By Hanna Paul
July 21 (Reuters) – Bank stocks lost steam and pulled
Australian shares lower on Friday as investors booked profits
after two sessions of strong gains.
The S&P/ASX 200 index was down 26.55 points, or 0.5
percent, at 5,734.9 by 0300 GMT. The benchmark rose 0.5 percent
A gauge of financial stocks dipped over 0.7 percent.
while three of the ‘Big Four’ banks lost between 0.3 to 0.6
percent. The country’s biggest bank by market value,
Commonwealth Bank of Australia, was flat.
“The banks have had two very strong days, with 3 percent
gains in the sector,” said Michael McCarthy, chief market
strategist at CMC Markets.
Financials had rallied as the banks, especially the Big
Four, declared that they were comfortable with new capital rules
unveiled by the Australian Prudential Regulation Authority
As these very strong gains are “combined with the high
Australian dollar, international investors are locking in some
of those recent gains by selling today,” McCarthy said.
The Aussie dollar touched a two-year peak this week as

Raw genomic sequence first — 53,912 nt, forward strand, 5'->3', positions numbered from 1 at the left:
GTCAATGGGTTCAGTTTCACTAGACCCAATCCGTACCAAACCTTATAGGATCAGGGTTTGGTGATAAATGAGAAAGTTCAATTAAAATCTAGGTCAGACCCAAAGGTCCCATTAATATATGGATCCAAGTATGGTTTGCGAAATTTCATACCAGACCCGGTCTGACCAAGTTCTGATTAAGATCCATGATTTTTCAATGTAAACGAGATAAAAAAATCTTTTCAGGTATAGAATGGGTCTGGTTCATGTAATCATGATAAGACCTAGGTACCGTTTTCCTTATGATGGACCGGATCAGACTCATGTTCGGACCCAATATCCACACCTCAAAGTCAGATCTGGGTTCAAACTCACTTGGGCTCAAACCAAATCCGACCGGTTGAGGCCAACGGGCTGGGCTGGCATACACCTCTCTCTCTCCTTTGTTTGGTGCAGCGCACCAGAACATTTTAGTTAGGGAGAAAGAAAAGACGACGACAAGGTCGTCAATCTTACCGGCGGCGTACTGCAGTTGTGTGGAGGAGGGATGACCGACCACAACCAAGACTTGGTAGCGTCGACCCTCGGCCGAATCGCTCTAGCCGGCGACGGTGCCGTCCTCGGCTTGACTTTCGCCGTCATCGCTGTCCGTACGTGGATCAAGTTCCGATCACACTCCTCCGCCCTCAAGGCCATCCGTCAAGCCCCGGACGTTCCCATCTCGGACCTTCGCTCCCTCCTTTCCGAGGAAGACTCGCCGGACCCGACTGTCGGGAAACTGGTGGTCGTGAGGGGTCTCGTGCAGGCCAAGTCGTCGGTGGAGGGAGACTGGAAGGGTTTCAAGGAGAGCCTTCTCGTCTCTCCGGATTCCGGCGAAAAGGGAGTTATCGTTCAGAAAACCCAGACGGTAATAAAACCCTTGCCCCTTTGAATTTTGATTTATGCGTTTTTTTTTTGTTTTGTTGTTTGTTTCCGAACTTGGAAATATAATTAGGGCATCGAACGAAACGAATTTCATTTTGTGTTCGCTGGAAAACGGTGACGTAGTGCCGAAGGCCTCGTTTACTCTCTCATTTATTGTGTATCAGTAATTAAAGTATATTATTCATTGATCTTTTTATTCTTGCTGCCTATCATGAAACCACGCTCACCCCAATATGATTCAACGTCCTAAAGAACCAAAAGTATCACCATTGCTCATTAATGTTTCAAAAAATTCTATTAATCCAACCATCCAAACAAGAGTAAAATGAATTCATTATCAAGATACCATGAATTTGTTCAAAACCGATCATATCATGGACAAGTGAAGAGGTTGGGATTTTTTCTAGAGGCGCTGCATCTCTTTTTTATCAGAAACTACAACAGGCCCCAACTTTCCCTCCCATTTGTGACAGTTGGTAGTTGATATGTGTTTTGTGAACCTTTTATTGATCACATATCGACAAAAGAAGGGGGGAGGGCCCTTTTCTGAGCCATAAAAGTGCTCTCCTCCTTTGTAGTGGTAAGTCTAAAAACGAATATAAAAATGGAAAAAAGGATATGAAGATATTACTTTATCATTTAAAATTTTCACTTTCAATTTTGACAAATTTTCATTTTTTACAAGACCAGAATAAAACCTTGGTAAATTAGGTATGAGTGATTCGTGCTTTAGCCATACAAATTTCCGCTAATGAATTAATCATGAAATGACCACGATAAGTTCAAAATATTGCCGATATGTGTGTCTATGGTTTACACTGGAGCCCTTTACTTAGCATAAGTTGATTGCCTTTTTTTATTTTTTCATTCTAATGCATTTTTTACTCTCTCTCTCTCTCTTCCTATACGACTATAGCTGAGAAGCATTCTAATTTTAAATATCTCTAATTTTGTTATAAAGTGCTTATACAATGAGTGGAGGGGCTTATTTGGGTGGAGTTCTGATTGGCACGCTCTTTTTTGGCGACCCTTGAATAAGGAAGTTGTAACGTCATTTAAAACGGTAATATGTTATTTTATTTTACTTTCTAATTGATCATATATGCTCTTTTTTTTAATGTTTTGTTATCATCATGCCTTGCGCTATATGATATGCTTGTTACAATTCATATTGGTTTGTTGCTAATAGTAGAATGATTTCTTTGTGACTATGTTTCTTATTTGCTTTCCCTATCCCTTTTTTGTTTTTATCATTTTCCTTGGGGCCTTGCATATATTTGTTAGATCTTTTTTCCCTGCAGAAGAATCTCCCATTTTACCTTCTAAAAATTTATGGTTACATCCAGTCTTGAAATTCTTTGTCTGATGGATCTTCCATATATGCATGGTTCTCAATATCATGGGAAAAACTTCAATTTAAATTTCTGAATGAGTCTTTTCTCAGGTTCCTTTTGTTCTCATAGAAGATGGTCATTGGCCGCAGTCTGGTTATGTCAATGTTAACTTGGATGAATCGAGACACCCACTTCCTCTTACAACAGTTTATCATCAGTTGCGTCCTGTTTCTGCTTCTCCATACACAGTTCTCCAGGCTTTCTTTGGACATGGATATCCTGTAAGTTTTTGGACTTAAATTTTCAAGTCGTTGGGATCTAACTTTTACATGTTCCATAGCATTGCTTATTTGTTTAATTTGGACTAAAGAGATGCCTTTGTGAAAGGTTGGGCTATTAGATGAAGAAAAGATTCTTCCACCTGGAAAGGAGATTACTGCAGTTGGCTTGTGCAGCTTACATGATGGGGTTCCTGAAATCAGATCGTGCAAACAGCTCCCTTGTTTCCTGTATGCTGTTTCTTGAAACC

encouraging jobs data fuelled hopes of a rate hike by the
central bank, but it slipped on Friday.
Mining heavy weights BHP Billiton and South32
slipped nearly 1.9 percent and 2.5 percent,
respectively, pulling materials stocks into the red.
Activist shareholder Elliott Management expressed concerns
over BHP’s proposal to enter the over-supplied
Fortescue Metals Group dipped as much as 3.5
percent. An Australian court ruled against the company in claims
made by indigenous Aboriginal groups over land in Pilbara
Primary Health Care Ltd bounced back up over a
percent after dropping as much as 5 percent to its lowest in 2
months after downgrading its annual profit outlook to the lower
end of its guidance.
New Zealand’s benchmark S&P/NZX 50 index fell 4.57
points, or 0.06 percent, to 7,667.87 by 0301 GMT.
The index was little changed as gains in healthcare and
utility stocks outweighed losses in the materials sector.
Fletcher Building was among the biggest percentage
decliners while Fisher and Paykel Healthcare was among
(Reporting by Hanna Paul; Additional Reporting by Urvashi
Goenka; Editing by Kim Coghill)